Spring 2004 - Volume 7 Number 2
Wealth by Stealth: Corporate Crime, Corporate Law and the Perversion of Democracy.
Toronto: Between the Lines, 2002.
Harry Glasbeek has impeccable credentials. He is a graduate of both the University of Melbourne and the University of Chicago Law Schools. He is Professor Emeritus and Senior Scholar at York University in Toronto. He is a corporate lawyer. Wealth by Stealth is his tenth book.
He also stands as an exemplar of the view that being a member of the putative elite does not remove a concern for ethics; it merely enhances the capacity to articulate ethical concerns.
Ethics has become an important topic. Bad behaviour has always been with us, but corporate scandals (both public and private) have resulted in an unprecedented level of public skepticism of authority. One illustration is the Lou Dobbs television program on CNN which closes its business report each night with an accounting of the number of days (many) since the Enron debacle and the number of corporate leaders (few) who have been incarcerated for their wrong-doing.
Ethicists are also crucial in the discussion of issues that have emerged because of technological advances in a variety of fields. Information technology produces dilemmas regarding privacy. Reproductive technology produces quandaries in health care. Donald Rumsfeld can barely contain his fury when he discovers that digital cameras can be used to advertise torture in Iraqi prisons. The list is quickly growing.
Popular interest that is focussed on issues of economic power and public accountability is, however, of overarching importance. In any society in which wealth is unequally distributed, the stability of that society depends in large measure upon the efficacy of the distribution. Where it becomes transparent that inequality is manifestly inequitable, the loyalty of the population to existing social arrangements can easily be undermined. At least, there will be ubiquitous resentment and distrust; at most, there will be dramatic action in the interest of structural change. It is, therefore, plainly in the interest of the powerful to promote the perception that their advantages are honourable, well-deserved and fair. To the extent that it becomes popularly known that their privilege is the product of corruption, social order will be at risk. One way to promote legitimacy is, of course, to behave honestly and responsibly.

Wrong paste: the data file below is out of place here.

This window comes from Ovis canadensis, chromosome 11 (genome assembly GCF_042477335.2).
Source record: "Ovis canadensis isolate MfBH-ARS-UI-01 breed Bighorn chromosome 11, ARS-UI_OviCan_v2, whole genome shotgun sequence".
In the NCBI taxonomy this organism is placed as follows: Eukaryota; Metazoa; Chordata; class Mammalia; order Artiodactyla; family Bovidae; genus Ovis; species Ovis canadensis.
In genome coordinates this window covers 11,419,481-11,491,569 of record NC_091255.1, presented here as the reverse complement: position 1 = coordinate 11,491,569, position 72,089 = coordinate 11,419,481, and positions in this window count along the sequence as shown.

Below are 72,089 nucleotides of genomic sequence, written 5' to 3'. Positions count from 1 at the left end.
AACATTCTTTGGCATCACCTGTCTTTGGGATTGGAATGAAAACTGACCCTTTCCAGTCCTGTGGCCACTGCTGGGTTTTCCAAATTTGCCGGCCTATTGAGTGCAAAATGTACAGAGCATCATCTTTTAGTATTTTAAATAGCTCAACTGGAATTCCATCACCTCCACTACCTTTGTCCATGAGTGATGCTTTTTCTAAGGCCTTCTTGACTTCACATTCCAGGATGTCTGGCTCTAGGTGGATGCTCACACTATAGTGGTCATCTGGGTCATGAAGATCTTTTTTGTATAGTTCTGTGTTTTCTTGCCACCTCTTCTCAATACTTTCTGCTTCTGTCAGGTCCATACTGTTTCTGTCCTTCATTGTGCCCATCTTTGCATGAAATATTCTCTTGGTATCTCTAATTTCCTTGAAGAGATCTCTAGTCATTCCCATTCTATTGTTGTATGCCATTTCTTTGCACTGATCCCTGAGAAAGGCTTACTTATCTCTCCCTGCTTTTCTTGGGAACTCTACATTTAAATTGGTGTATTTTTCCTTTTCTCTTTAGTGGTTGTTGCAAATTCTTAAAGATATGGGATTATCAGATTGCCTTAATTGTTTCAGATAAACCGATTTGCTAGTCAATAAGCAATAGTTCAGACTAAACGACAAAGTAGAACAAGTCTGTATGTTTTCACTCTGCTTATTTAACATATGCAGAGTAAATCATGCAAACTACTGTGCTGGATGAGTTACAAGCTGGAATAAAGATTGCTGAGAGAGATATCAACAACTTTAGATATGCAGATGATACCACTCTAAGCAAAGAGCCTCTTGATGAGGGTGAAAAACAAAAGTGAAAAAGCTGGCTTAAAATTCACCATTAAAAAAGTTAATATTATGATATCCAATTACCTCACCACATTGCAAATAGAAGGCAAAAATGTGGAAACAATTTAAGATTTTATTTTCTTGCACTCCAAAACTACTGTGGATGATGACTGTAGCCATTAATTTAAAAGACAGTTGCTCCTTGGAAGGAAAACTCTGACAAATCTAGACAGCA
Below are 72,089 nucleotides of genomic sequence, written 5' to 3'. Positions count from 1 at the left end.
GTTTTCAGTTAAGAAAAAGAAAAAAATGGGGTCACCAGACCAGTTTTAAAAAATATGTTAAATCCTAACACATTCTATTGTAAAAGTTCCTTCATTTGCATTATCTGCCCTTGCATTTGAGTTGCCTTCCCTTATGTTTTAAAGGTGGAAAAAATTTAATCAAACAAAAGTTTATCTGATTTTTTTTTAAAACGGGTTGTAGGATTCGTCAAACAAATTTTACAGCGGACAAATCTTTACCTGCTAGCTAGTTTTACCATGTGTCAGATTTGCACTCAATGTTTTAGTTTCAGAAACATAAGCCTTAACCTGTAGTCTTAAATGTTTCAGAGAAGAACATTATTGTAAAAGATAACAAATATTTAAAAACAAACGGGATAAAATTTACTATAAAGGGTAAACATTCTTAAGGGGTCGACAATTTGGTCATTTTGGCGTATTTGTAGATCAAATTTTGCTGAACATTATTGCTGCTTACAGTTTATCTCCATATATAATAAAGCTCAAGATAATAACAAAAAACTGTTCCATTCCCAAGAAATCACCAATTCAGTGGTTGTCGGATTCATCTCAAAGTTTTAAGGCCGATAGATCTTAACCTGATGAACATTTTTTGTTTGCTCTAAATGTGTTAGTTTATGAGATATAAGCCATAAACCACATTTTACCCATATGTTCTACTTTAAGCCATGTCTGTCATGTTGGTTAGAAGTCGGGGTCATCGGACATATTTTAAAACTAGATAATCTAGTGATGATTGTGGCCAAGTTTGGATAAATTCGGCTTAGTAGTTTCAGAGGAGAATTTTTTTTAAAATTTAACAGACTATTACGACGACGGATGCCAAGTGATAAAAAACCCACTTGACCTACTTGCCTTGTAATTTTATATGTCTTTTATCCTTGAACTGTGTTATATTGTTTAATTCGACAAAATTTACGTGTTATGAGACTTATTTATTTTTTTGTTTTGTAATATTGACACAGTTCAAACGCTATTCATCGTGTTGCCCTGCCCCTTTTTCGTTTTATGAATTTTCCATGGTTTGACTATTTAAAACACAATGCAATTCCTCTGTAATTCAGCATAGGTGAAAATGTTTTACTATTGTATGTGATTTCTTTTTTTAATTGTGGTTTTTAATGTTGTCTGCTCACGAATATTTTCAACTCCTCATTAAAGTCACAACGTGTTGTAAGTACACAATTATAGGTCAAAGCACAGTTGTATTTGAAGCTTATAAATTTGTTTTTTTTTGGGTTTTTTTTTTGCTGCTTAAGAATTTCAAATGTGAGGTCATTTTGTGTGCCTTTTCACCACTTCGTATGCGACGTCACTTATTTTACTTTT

Harry Glasbeek's book, Wealth by Stealth, explores some of the evident problems within corporate capitalism. Typical examples of corporate malfeasance and political abuse are set out in clear and uncomplicated language. Glasbeek is one of those rare lawyer-scholars who can speak plainly but not patronizingly to a lay audience. The importance of this book to students of business and government (and to anyone seeking to become a competent citizen) is that it goes well beyond the sort of exposé that is easily found in the daily news. He explains how corporate behaviour and, indeed, the legal fiction of the corporate entity permit the pursuit of profit in a nether world where normal duties are denied and normal rights are expanded to the virtual exclusion of fiduciary responsibilities other than to shareholders.
Not for nothing did Adam Smith, father of free market economics, vilify the corporation as a perversion of free enterprise.
It is one thing to catch corporate thieves with their hands in the till, or public servants being bribed to perform favours for the rich and infamous. These obvious misdeeds, when detected, can lead to the pursuit of justice through the civil and criminal courts. It is another matter to reveal how the law itself protects corporate entities from rules and regulations that bind ordinary citizens. Since it is the legal system and the unique place of the corporate structure within it that permit private firms not merely to disregard social norms governing the acquisition of wealth but also to subvert democratic practices, Glasbeek is well-placed to offer incisive, critical commentary. He knows intimately what others merely suspect.
There appears to be a public taste for economic reform. In Canada, Prime Minister Paul Martin has made much of a "democratic deficit." If anything useful is to be done in either field, a worthwhile preliminary exercise would be to read Glasbeek's resolute and insightful book. It speaks to problems in corporate and political governance and shows that it is impossible to change one without changing the other.
Howard A. Doughty teaches in the Faculty of Applied Arts and Health Sciences at Seneca College, King City. His email address is firstname.lastname@example.org
• The views expressed by the authors are those of the authors and do not necessarily reflect those of The College Quarterly or of Seneca College.
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